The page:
Critics of Mayor Adams’ plan to place asylum seekers in refugee-style tents found it “illegal” and “inhuman” on Friday, as questions continued to arise about how exactly – and whether – his administration intended to uphold the law state to shelter.

“This pitch has been sold as a state-of-the-art facility with food, beds and a warm New York welcome,” said Councilor Shahana Hanif D-Brooklyn, chairwoman of the Council’s Immigration Committee at a city hall rally. . “But there’s nothing modern about a refugee camp built outside in the flood zone in October.”

The criticism of Hanif came just hours before the Council’s hearing on Adams’ policy and a week after he and top city officials announced their latest plan to tackle the migrant influx into the city by building five tents in the Orchard Beach parking lot in the Bronx. The unfinished plan almost immediately raised doubts that it was being implemented to avoid the state’s right to refuge, which obliges local governments to provide housing to those seeking it, within a prohibited timeframe.

The city has clearly broken the law dozens of times since Adams took office in January.

Hanif and other critics cursed Friday against the mayor’s policy on a laundry list: the administration had not consulted local elected officials before announcing it last week, the location is remote and prone to flooding, and questions remain as to exactly how the tents will be used for assistance to asylum seekers.

Employees established New York City's first Center for Humanitarian and Emergency Relief in an Orchard Beach parking lot on Tuesday, September 27, 2022, in the Bronx, New York.

Hanif also bristled to discover that a tent contractor at SLSCO, based in Orchard Beach, Texas, had helped build the south boundary wall of former President Donald Trump. She called Adams Orchard Beach’s overall scheme “illegal.”

Asylum seekers from South and Central America have been pouring into the city for months, many on buses directed here by Texas Governor Greg Abbott, who has tried to use the buses as a way to criticize President Biden’s border policy. So far, the Adams administration estimates that more than 13,000 migrants have flocked to the Big Apple, putting additional strain on the city’s already burdened shelter system.

The tents at Orchard Beach are designed to ease this crisis, but critics see it as the wrong answer.

Catalina Cruz from the Queens team wondered why migrants have to be put in tents when there are other alternatives. She suggested that the city could provide shelter in the Javits Center, student dormitories and vacant hotels.

“I urge our state and our city administration to work together in finding options as they have to be,” she said. “We have money for all of this. We are a very rich city. Every time someone says we don’t have money, we find money. “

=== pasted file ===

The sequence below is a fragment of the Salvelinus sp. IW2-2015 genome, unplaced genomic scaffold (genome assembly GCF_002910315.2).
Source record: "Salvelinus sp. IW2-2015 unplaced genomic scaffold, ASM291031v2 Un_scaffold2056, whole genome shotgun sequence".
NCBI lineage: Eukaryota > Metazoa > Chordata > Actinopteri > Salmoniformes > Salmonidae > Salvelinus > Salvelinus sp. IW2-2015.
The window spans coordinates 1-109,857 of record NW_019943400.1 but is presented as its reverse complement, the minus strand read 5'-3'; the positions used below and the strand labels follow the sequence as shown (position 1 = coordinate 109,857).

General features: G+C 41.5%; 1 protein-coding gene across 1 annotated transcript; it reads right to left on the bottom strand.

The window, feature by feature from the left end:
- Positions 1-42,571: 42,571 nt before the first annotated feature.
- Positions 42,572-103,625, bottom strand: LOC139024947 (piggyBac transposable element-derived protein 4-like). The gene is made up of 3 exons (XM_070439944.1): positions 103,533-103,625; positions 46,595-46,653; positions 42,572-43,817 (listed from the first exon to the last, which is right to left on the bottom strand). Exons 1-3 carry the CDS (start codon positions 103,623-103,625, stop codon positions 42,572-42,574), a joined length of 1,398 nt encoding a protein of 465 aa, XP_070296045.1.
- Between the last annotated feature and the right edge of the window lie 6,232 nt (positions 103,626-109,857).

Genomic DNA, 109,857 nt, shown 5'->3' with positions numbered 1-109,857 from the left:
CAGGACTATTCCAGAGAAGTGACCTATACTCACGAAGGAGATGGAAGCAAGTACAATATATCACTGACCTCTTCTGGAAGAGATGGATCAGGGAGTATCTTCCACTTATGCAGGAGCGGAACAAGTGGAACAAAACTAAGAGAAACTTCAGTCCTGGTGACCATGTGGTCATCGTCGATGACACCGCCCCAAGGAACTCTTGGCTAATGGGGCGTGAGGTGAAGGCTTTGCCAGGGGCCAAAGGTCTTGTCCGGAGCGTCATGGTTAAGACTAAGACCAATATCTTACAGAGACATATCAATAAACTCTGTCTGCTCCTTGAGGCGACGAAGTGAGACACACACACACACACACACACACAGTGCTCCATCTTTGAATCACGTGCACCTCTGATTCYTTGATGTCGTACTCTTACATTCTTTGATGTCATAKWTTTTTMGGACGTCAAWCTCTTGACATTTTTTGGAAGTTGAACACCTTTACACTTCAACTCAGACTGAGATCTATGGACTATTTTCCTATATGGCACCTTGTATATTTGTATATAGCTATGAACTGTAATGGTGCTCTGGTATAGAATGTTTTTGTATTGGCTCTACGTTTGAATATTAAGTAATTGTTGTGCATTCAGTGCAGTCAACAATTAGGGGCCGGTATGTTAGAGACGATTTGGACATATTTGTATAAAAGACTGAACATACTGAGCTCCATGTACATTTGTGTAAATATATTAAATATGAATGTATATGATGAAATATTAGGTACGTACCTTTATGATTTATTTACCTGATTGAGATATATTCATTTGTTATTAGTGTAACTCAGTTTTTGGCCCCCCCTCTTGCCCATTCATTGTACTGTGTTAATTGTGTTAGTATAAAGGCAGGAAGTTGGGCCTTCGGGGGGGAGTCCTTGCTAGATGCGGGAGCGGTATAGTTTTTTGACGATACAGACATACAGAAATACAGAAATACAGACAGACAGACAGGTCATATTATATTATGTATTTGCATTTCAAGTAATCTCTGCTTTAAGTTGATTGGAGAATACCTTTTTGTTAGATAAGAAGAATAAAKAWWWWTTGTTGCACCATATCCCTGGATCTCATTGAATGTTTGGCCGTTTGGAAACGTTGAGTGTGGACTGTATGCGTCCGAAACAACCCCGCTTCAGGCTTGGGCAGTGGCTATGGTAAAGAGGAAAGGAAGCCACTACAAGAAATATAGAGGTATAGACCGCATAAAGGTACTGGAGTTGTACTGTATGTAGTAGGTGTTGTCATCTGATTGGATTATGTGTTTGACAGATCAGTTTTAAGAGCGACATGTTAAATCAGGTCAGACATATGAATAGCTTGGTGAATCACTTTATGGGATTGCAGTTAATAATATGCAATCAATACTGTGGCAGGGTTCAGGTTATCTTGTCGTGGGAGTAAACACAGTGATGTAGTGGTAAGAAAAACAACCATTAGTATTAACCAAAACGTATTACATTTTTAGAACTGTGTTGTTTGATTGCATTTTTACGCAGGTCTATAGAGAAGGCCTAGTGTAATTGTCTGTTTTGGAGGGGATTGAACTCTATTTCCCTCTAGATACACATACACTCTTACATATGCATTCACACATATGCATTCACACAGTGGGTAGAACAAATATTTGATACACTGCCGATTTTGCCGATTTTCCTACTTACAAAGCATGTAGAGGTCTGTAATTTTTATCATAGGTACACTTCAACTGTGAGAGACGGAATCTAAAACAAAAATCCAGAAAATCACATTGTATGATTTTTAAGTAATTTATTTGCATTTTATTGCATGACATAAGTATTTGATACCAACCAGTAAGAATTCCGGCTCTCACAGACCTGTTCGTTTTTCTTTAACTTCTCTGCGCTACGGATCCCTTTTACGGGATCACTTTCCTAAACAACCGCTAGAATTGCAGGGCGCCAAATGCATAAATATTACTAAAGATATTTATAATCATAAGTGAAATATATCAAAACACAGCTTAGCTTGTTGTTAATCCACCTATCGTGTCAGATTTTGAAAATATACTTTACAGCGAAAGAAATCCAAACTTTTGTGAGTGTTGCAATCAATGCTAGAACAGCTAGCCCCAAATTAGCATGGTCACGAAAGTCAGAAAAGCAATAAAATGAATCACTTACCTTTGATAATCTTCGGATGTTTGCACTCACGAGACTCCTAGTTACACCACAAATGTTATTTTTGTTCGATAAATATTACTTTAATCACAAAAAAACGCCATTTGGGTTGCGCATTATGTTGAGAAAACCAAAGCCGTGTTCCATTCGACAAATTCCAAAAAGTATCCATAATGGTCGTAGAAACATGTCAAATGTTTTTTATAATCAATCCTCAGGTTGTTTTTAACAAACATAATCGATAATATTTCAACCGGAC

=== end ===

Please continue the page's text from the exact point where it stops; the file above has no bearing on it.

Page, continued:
Catalina Cruz from New York (D-Queens)

Migrants continue to be housed in the city’s homeless shelters, and those shelters and tents expected in the Bronx are not the only options the city is currently working on.

Adams’s team is still negotiating potential agreements to accommodate migrants on cruise ships. A source familiar with the situation told Daily News on Wednesday that the city is in talks with Norwegian shipowners Carnival and Genting, but is closest to making a deal with Norway.

However, where to keep migrants is not the only outstanding question. For groups such as the Legal Aid Association and the Homeless Coalition – which are authorized to act as guard dogs when it comes to the right to shelter – the issue also remains a key point of contention.

When asked if the recent rhetoric of Adams and his team – they used the words “unprecedented” and “humanitarian” to describe the crisis – had any legal significance, Judith Goldiner of Legal Aid said they appeared to be trying to use language used for natural disasters .

“We asked them to point out to us any legal points they are trying to bring up here and what rules apply, and they have not yet done so,” she said.

However, some responses appeared at the hearing in the Council on Friday.

In response to questions from Hanif, Adams’ crisis management commissioner Zach Iscol said migrants who would live in tents would be provided lockers to keep their belongings safe, that there would be one shower for 15 residents and one toilet for 16 people.

Hanif also asked Iscol if administrative migrant tent camps had to abide by the rules of the right to refuge. He replied no, because the tents were not operated by the Department of Homeless Services and therefore did not fall within the scope of the Callahan v Carey ruling of 1979, which established the right to refuge in the city.

“These are not homeless shelters,” Iscol said of the tents. They are not subject to Callahan.

Mayor Adams answered questions about his Orchard Beach plan on Friday.

When asked how his administration was to ensure migrants that placement in tents was “voluntary” and that they had the option of using the shelter system instead, he suggested that “transparency” would be a priority.

“We intend to give some level of clarity and allow asylum seekers and migrants to know exactly what is available in the city,” he promised.

But he also suggested that he would compare the migration crisis with his priority: New Yorkers.

“My ultimate responsibility is to the New Yorkers, this is my final responsibility: to the people of this city,” he said. “No other borough is doing what New York is doing … We’ve gone above and beyond to make sure we treat people humanely and try to be as humane as possible.”

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